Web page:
Coming out can feel terrifying and the fear of rejection overwhelming. Rather than a singular event, coming out is a repeated one, with each situation carefully evaluated for safety. Some clients gently test the waters beforehand, checking how others respond to verbal and physical cues – perhaps ‘binding’ (flattening the breasts to give the appearance of a flat chest) or wearing a bra. Despite this care, clients are all too aware of losing control of ‘who knows’ when coming out. This can leave people feeling very vulnerable. A good therapeutic relationship can offer a grounding place from which to explore. It’s important to note too that many people are unable to come out to family/partners due to fear of violence. This is particularly the case for those who originate from countries where being trans is illegal, sometimes even carrying a death sentence. Given that being trans (or LGB) is still illegal in almost 80 countries, and punishable by death in at least five, the stakes can be very high.6 The client in front of us may be living a double life and trying to manage the psychological dissonance of that. This means we need to think carefully about both our client’s individual and cultural circumstances in order to support them.

Neither side of the binary

So far I’ve shared experiences with clients whose identities can be accommodated into the reigning understanding of gender. The narrative of ‘being born in the wrong body’ fits the binary model. Indeed, this narrative speaks to a lot of people who are trans, bringing relief and sense to their lives. Certainly, to access the support to medically transition, GICs demand a convincing story of gender consistency – ‘I know I’m actually a man, as I used to prefer to play with my brother’s toys, I’m not one to cry and I’ve always hung out with guys,’ for example – thus relying on essentialist stereotypes. Indeed, many clients desperate to transition tell me how they present themselves in as (stereo)typical a way as possible, in order to ‘pass’.

One thing I have learnt is that for many people this presentation can feel just as false. Annie is a transwoman who hates dresses and enjoys a masculine style of dress, while Adam is a transman who wants to show off his ‘flamboyant’ style but is scared to be read as female. Does masculinity really belong to the male and femininity the female? Some clients I have worked with feel strongly that they are neither side of the binary – with their gender identity consisting of a mix of male and female or neither. We need to move beyond a traditional binary understanding of gender. In supporting our clients who are trans, we need to allow them the space to explore a more nuanced understanding of gender, to find their own individual expression and support them in having the courage to present this.

For this to happen, however, we first have to look at our own understanding. How many of us think about our gender identity? If we’re comfortable that our sex and gender identity match up, the chances are, not much. It tends to be only when an important aspect of us, such as our sexuality or ethnicity, is different from the ‘norm’ that we think about it. The sex and gender continuum has been so naturalised (through gender socialisation) that it may strike us as superfluous to question it. However, we can no longer afford not to. Gender identities, and resulting sexual identities, are multiplying. If you haven’t yet worked with a client who is trans (to your knowledge), it’s very likely you will do soon. I hope when you do, you will keep an open mind to gender. The harm of not doing so still echoes through our profession.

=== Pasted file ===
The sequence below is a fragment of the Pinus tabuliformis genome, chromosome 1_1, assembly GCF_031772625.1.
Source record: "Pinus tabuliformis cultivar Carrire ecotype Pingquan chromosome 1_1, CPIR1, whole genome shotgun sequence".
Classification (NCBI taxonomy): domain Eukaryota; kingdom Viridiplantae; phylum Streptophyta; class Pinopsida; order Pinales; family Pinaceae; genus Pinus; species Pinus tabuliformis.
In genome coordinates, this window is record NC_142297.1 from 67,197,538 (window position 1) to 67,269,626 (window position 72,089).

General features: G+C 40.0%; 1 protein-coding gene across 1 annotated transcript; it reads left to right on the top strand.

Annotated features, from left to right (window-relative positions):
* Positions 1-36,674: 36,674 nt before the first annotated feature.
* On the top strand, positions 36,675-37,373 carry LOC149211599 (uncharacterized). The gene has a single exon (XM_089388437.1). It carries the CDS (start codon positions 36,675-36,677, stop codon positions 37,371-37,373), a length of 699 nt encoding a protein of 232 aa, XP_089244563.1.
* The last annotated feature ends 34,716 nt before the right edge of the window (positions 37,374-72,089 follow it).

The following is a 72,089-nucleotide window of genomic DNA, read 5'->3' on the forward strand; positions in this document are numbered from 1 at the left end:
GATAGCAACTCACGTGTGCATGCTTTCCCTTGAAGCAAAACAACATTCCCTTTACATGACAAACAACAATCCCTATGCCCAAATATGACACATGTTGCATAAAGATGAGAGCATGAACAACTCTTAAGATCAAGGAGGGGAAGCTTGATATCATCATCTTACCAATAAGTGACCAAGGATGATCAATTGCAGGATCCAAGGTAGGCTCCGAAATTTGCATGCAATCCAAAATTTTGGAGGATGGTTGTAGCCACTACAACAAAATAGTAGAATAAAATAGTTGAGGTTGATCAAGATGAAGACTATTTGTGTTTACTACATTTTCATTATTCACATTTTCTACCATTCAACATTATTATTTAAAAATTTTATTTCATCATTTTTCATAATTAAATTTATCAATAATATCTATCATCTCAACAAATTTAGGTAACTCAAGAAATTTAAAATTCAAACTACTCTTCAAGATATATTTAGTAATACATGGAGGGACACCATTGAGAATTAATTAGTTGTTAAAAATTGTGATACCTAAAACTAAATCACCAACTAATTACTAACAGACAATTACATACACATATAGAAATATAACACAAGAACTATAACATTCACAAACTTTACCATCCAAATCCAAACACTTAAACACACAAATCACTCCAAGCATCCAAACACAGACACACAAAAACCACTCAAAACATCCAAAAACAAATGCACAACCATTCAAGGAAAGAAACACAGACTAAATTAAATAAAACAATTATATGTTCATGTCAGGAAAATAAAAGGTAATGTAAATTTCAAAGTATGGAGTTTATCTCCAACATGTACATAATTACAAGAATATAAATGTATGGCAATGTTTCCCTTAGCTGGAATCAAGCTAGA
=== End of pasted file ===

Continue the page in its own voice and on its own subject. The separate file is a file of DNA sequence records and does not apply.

Pathologising gender diversity

We don’t have to look far to see the pathologising of gender diversity. Prior to DSM-5, people experiencing distress as result of the sex and gender they were assigned at birth, were depicted as having a disorder.7 Conversion or reparative therapy reflects this murky history. In 2014, US trans teen Leela Alcorn killed herself several weeks into ‘treatment’, leading President Obama to call for a ban on conversion or reparative therapy. In 2012, UK therapist Lesley Pilkinson was struck off for trying to ‘cure’ someone’s homosexuality, while a study in 2009 found one in six therapists and psychiatrists had attempted similar.8

BACP makes a clear statement against reparative/conversion therapy and attempting to change someone’s sexuality.9 However, until recently there was little to protect trans people. BACP notes: ‘BACP’s Ethical Framework makes very clear; BACP is utterly opposed to any misuse of counselling or psychotherapy to attempt to change a person’s sexual orientation or gender identification. To do so would be ineffective, potentially harmful, and as such in total contradiction with the ethics and principles of evidence-based, client-centred psychotherapeutic and counselling practice. No sexual orientation or gender identity is inherently superior to or more healthy or natural than any other.’11 This clear statement highlights the need for all therapists to work in a way that respects clients’ gender identities. This is in line with the Ethical Framework, which includes components such as non-maleficence, beneficence, justice and autonomy.12

New insights

Historically, feminist and LGBT activism has highlighted the omnipresent regulation and reproduction of gender roles and (hetero)sexuality. Now trans activism has brought us new insights and reminds us that someone’s sexual organs do not define their gender. If a woman has had a mastectomy, does the absence of breasts make her any less of a woman? Or if a man has lost his penis through trauma, is he no longer a man? Meanwhile, the rise in non-binary identities has challenged us to think beyond male and female and beyond gay, bisexual and heterosexual – all identities that rely on a binary model.

If we need more evidence of the redundancy of the binary model we may look to developments in the understanding of intersex. It’s said that intersex people ‘represent a significant percentage of the global population, from 1.7 to four per cent’.13 When faced with ambiguous genitalia at birth, doctors decide on a gender and perform surgery to depict this gender. The prevailing paradigm is that the body must be corrected. The NHS states intersex is a ‘disorder of sex development’.14 Yet universal intersex activism argues that the medical model is wrong and that intersex is a perfectly natural variation of human thought? Dr Cary Gabriel Costello believes that reports of prevalence are greatly underestimated, with actual rates closer to one in 150. Costello notes such factors as secrecy around intersex births, and how not everyone is obviously intersex. Costello asks how many of us have ever had our hormones screened?15 If gender is more than male or female, and sex itself is questionable, the binary model is looking increasingly unconvincing. Perhaps, it’s time for a more pluralistic model of gender. What if we see gender less as the fixed position of female and male and more of a spectrum between feminine and masculine; a spectrum that allows for numerous possibilities.